U of L hoops feature: Wayne Blackshear

The sixth in a series of stories published by Cardinal Authority on individual members of the University of Louisville basketball team. The sixth installment looks at junior Wayne Blackshear.

Of the many things on display during the University of Louisville three Red-White scrimmages was a more confident and aggressive Wayne Blackshear. The junior guard/forward averaged 15 points, 8 rebounds, 2 assists and 2 steals in the three public outings.

His five dunks serve as an indicator that his non-stop off-season workouts were worth the effort and that his injury-riddled past is behind him.

"I think so," said Blackshear. "I took this off season very seriously. I didn't take any days off. I was in the gym everyday working my butt off. I was in the weight room everyday, so I think it's paying off."

Expectations have been high since the product of Chicago (Ill.) Morgan Park committed to Rick Pitino on Christmas Day 2009. A five-star prospect, Blackshear was a Parade Magazine and McDonald's All-American following a stellar senior season.

Instead of arriving at the University of Louisville ready to become a significant contributor, he was on the mend after injuring his left shoulder while practicing for the McDonald's All-American game. To make maters worse, on October 28, 2011, just days after receiving clearance to begin practicing with the team, he suffered a torn labrum in his right shoulder.

After three months of strenuous rehab, Blackshear made quite the impression when he finally saw the floor for the Cardinals on February 11,, 2012. In twenty minutes of action he poured in 13 points in a crucial conference game at West Virginia. He completed his freshman campaign making 15 appearances, including one start, and averaged 2.5 points.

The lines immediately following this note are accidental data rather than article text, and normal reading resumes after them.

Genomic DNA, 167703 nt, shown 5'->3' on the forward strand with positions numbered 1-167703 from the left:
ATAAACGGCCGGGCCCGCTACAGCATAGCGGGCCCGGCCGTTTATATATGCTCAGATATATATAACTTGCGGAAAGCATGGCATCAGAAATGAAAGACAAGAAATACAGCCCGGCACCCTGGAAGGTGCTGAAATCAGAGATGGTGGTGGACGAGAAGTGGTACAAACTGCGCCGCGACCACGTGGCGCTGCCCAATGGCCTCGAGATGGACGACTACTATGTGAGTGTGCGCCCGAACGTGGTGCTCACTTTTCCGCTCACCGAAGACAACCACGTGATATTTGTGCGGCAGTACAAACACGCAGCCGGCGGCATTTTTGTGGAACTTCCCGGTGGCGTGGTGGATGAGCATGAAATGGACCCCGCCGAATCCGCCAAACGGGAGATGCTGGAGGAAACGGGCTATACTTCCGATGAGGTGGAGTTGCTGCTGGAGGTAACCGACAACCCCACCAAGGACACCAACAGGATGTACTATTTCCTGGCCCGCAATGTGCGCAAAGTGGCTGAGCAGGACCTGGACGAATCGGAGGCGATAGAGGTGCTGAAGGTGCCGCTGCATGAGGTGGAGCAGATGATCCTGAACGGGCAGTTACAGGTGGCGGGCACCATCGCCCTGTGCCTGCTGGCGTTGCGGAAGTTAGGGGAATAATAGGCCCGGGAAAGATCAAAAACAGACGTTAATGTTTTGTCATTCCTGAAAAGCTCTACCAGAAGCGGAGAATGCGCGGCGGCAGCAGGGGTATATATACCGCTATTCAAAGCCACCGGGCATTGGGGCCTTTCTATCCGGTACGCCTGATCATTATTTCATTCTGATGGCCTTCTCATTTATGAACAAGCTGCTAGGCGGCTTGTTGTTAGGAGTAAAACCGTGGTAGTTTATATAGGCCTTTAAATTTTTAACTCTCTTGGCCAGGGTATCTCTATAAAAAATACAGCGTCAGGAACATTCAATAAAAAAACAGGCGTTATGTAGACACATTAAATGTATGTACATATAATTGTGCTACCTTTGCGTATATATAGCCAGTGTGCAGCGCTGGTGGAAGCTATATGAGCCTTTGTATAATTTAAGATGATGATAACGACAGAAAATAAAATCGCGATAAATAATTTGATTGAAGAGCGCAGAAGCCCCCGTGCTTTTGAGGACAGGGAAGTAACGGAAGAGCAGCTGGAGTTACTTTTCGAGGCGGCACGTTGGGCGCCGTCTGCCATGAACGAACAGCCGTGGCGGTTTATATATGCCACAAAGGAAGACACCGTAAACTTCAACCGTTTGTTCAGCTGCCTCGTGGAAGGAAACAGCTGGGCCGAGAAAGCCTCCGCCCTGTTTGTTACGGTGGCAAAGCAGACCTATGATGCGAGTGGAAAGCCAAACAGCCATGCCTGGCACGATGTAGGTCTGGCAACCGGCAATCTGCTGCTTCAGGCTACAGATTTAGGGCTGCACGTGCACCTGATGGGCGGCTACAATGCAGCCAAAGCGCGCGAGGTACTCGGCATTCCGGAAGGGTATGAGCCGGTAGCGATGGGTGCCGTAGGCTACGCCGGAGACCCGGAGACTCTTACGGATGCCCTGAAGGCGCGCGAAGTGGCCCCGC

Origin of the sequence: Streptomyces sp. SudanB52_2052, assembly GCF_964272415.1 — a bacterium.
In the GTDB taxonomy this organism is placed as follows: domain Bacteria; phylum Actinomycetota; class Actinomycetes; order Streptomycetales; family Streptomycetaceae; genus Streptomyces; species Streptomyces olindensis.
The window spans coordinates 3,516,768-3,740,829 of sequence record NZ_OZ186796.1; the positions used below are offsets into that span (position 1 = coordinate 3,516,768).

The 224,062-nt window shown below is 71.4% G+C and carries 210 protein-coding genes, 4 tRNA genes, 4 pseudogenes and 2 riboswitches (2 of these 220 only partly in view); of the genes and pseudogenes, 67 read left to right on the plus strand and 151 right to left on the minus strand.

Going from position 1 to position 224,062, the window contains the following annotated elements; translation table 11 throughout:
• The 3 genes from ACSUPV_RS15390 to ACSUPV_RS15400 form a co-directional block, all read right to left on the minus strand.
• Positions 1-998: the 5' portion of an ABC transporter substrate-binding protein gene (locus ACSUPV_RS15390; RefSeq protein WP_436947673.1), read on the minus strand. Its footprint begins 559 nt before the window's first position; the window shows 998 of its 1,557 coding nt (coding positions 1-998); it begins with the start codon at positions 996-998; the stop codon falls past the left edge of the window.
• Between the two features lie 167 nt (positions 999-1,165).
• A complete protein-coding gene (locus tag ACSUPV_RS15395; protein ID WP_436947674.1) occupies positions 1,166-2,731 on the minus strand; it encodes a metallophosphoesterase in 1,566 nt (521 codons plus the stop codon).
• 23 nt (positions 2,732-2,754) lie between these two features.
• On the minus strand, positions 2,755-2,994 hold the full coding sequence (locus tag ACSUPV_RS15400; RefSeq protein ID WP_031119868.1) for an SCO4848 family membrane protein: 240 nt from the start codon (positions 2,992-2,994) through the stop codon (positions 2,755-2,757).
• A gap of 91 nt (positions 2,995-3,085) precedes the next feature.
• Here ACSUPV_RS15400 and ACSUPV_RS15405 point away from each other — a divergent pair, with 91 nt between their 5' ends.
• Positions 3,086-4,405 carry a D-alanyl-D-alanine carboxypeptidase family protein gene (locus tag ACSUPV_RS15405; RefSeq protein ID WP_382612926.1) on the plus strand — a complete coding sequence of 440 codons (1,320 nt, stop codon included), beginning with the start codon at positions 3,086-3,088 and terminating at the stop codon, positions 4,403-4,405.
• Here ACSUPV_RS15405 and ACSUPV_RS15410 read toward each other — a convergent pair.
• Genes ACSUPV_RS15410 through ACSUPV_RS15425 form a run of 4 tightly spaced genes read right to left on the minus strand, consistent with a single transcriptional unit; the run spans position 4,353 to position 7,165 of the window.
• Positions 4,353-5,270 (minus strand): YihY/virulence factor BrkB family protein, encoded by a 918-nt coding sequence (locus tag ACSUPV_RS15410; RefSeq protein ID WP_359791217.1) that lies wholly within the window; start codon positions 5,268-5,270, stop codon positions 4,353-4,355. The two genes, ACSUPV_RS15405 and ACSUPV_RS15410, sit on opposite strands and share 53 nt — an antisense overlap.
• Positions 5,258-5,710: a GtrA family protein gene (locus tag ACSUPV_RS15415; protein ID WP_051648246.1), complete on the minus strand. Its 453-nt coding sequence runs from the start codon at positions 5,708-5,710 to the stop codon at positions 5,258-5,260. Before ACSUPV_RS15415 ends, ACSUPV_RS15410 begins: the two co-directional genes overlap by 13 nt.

He started 34 games during the 2012-13 NCAA Championship run, averaging 7.6 points and 3.1 rebounds per game. The 6-foot-5, 230-pound wing scored in double figures in 10 games and his 45 three-pointers were third on the team.

There were glimpses of Blackshear's ability throughout his sophomore season, but the struggles of overcoming a pair of shoulder surgeries slowed his progress.

"I was limiting myself last year because the shoulder was messing me up mentally, so I think I'm past that," Blackshear explained. "I'm showing a lot of different things in practice with my game, so I think it's going to be a good year."

The improvement in his play has been notable at the trio of scrimmages and in the closed door practices at the on-campus Yum! Center.

"He's still not where he was in high school, yet," head coach Rick Pitino said. "He's getting closer. His ball-handling is the last hurdle for us. He has to get better handling the basketball, but in terms of exploding, and in terms of making strong moves, and playing good defense, his shot is improved, he's coming on."

The physical and mental restraints are now a thing of the past for Blackshear. Instead of worrying about the durability of his shoulders, he's improving his all around game.

"It feels great," he said. "The last two years is behind me. I'm focusing on this new year and moving forward."

In the 82-76 win over Michigan in the NCAA title game, Blackshear scored 8 points, including a three-pointer to open the second half to give the Cardinals the lead.

"I'm only getting better," said Blackshear. "Russ has been pushing me a lot, so my confidence is real high right now."

Now a veteran, Blackshear realizes the hard work that will be required to defend a national title. He's smart to anticipate that every opponent will play their best in their attempt of getting a piece of the defending champ.

"It is a little different now because everybody is coming after us," he said. "We have a target on our back every time we step on the court. We have to play hard every time we step out there."

"We're still hungry. We still want to win another one."

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